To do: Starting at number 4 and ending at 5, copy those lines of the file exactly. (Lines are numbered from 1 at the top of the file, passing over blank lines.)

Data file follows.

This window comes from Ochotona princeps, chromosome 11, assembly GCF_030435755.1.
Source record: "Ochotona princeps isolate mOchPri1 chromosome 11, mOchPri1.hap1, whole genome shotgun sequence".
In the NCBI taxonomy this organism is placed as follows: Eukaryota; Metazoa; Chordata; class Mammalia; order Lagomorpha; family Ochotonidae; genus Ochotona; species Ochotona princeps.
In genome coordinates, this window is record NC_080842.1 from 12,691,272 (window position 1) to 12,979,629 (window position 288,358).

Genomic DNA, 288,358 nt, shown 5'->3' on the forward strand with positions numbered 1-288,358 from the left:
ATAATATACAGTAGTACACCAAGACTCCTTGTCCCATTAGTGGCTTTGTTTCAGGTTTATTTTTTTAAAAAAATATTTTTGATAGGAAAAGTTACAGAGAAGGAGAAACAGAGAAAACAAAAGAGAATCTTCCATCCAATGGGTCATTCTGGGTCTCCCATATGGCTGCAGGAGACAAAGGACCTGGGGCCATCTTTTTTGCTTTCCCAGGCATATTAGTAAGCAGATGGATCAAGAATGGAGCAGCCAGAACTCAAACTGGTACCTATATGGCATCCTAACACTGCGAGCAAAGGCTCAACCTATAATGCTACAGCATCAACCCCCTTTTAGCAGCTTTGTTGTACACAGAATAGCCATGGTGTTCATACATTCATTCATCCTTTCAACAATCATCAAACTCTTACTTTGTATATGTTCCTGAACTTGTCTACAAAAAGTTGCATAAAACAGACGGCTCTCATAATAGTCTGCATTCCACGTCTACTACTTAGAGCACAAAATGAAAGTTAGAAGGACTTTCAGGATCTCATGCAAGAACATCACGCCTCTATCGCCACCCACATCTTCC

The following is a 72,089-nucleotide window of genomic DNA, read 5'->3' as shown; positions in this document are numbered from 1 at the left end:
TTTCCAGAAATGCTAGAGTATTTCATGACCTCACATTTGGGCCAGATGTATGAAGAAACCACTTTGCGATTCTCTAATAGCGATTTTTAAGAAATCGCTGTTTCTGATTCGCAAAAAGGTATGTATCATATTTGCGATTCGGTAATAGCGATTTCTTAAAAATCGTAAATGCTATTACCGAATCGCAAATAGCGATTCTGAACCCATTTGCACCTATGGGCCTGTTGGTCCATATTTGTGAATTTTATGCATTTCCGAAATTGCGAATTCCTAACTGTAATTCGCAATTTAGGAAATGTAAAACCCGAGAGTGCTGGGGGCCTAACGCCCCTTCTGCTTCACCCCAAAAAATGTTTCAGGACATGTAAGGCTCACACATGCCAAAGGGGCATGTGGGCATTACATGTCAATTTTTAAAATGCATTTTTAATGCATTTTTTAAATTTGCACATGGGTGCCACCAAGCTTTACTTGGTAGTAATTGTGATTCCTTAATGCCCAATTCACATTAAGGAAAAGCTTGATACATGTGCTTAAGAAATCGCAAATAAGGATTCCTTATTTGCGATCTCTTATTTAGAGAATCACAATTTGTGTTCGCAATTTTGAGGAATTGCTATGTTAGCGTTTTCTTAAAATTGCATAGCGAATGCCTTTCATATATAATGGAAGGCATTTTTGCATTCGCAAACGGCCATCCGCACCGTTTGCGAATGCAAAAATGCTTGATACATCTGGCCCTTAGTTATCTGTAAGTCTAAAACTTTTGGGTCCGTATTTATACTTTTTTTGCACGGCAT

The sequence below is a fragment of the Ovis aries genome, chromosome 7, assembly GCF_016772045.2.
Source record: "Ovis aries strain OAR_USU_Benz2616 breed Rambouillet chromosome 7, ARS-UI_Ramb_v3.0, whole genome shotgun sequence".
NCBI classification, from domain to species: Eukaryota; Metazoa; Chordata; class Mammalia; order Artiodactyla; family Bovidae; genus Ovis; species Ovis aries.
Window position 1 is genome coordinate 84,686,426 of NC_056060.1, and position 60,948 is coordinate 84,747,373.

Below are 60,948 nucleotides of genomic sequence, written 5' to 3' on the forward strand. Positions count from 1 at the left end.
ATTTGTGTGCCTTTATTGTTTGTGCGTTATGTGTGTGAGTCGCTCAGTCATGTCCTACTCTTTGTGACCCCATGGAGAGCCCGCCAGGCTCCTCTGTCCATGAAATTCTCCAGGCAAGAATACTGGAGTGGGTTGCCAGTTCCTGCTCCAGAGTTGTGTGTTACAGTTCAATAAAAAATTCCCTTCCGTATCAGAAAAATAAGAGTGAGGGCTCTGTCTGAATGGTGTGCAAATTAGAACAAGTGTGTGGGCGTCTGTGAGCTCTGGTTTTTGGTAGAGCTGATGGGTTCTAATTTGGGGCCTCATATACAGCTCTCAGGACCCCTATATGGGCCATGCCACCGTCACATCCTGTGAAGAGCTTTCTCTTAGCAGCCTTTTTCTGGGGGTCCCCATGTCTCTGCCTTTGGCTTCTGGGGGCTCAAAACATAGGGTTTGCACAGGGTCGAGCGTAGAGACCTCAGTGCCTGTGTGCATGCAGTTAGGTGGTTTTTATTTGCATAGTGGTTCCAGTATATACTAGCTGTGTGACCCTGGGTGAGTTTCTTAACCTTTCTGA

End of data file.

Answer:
In genome coordinates, this window is record NC_080842.1 from 12,691,272 (window position 1) to 12,979,629 (window position 288,358).

Genomic DNA, 288,358 nt, shown 5'->3' on the forward strand with positions numbered 1-288,358 from the left: